The loop makes even more sense if you think of SW as the next downtown. With the mall in between and a healthy mix of residential in both centers, the Mall would feel more central to downtown rather than feel like the bottom of downtown. Especially with the 7th street streetcar line running north and south, growth could be pushed towards the tip of DC incentivicing the whole water front and eventually promoting interesting river crossings at Buzzards Point.

by Thayer-D on Nov 23, 2013 6:04 am • linkreport

Here's an idea for the streetcar: get rid of that ridiculous spur going down 1st St SW and have it go down S. Capitol so it can go over Douglass Bridge and into Anacostia and actually connect to something.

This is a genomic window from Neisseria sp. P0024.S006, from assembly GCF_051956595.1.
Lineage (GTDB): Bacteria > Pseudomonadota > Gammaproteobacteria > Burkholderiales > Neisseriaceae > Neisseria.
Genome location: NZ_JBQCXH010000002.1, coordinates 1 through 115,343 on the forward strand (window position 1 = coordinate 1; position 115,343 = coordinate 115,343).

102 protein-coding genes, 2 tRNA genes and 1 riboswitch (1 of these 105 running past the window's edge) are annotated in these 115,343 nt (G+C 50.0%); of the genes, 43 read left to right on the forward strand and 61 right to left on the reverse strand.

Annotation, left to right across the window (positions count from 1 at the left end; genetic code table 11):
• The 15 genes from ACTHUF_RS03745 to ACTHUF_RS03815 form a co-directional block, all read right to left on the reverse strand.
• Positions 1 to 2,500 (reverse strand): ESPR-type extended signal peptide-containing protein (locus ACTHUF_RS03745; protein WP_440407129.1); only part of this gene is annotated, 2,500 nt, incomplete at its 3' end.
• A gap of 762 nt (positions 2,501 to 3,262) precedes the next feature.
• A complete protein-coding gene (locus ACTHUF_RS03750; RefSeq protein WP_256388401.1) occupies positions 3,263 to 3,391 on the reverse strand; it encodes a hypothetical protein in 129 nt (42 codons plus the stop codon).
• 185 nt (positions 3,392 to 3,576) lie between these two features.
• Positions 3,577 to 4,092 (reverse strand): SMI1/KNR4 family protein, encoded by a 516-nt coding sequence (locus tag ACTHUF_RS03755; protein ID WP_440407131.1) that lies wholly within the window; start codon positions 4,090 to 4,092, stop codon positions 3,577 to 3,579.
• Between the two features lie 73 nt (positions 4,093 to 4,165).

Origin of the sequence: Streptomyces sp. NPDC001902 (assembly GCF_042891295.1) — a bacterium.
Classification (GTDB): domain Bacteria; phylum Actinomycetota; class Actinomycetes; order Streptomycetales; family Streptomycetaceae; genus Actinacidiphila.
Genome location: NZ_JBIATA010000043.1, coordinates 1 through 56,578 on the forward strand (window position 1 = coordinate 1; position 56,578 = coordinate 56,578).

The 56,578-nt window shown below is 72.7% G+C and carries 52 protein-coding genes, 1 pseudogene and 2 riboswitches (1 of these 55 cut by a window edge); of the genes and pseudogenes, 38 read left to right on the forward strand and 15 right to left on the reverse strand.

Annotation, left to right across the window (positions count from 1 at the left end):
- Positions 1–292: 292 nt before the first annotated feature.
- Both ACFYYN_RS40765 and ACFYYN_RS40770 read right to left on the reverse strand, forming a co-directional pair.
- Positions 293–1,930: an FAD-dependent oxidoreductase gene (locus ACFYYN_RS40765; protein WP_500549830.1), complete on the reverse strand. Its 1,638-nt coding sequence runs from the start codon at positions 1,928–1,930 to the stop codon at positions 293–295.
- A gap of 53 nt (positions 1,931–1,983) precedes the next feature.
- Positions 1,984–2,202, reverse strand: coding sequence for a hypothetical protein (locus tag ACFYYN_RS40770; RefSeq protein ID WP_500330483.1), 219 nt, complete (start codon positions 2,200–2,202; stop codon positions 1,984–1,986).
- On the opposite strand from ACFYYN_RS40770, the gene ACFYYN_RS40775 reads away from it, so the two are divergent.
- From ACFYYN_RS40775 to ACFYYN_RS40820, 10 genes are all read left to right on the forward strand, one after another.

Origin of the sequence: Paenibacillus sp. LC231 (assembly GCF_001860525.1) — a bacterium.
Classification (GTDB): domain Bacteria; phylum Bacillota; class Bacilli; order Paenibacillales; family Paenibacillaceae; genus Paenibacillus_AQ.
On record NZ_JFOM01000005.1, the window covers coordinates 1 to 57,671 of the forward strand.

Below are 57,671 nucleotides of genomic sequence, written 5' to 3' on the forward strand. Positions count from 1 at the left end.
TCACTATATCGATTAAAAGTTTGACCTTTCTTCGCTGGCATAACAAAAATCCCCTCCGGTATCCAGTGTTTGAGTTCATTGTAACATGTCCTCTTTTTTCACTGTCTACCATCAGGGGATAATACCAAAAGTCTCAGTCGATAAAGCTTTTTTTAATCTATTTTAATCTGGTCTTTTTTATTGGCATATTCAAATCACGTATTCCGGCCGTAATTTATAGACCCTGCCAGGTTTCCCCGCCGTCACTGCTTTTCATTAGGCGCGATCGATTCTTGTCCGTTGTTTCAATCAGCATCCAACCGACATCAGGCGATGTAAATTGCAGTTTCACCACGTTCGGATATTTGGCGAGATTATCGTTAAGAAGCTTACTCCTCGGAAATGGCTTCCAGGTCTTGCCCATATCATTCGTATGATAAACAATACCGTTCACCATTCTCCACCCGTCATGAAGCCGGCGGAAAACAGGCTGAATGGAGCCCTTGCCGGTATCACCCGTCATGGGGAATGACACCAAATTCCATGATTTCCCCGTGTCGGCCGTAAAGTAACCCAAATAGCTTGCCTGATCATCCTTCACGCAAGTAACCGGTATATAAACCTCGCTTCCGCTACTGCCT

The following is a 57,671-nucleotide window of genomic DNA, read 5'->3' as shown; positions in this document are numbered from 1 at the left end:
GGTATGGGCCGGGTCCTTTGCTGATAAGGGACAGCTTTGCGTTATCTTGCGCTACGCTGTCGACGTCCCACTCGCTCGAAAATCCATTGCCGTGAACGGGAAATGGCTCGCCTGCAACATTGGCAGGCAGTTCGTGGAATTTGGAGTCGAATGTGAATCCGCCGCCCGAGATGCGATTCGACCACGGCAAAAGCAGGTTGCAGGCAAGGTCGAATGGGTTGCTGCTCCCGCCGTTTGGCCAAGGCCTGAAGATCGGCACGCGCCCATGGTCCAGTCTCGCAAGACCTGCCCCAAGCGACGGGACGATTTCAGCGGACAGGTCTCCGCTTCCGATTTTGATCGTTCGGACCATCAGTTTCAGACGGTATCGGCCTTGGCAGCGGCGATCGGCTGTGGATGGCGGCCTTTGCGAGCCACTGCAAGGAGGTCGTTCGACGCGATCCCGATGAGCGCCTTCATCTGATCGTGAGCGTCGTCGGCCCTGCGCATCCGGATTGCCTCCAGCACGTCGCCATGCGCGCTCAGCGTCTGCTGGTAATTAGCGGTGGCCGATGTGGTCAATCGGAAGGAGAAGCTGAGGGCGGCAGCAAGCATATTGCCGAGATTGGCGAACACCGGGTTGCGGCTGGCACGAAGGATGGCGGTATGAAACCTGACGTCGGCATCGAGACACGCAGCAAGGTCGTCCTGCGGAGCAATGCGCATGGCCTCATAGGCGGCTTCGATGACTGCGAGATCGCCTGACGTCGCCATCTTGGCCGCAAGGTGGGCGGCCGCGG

by 7r3y3r on Nov 23, 2013 8:18 am • linkreport

Ugh, the loop. Such a wasted opportunity to really extend the lines into underserved areas like H St., Trinidad, Brightwood, 16th St. Heights, etc. And such small thinking, especially with the Height Act remaining unchanged and the downtown core not likely to grow that much more. There's a whole rest of this city in dire need of transit, too!

by MetroDerp on Nov 23, 2013 8:35 am • linkreport

@Mr. Malouff: Yeah! Found it. Thank you Mr. M. It does not download easily, but I found it fascinating.

by Nathaniel Pendleton on Nov 23, 2013 9:36 am • linkreport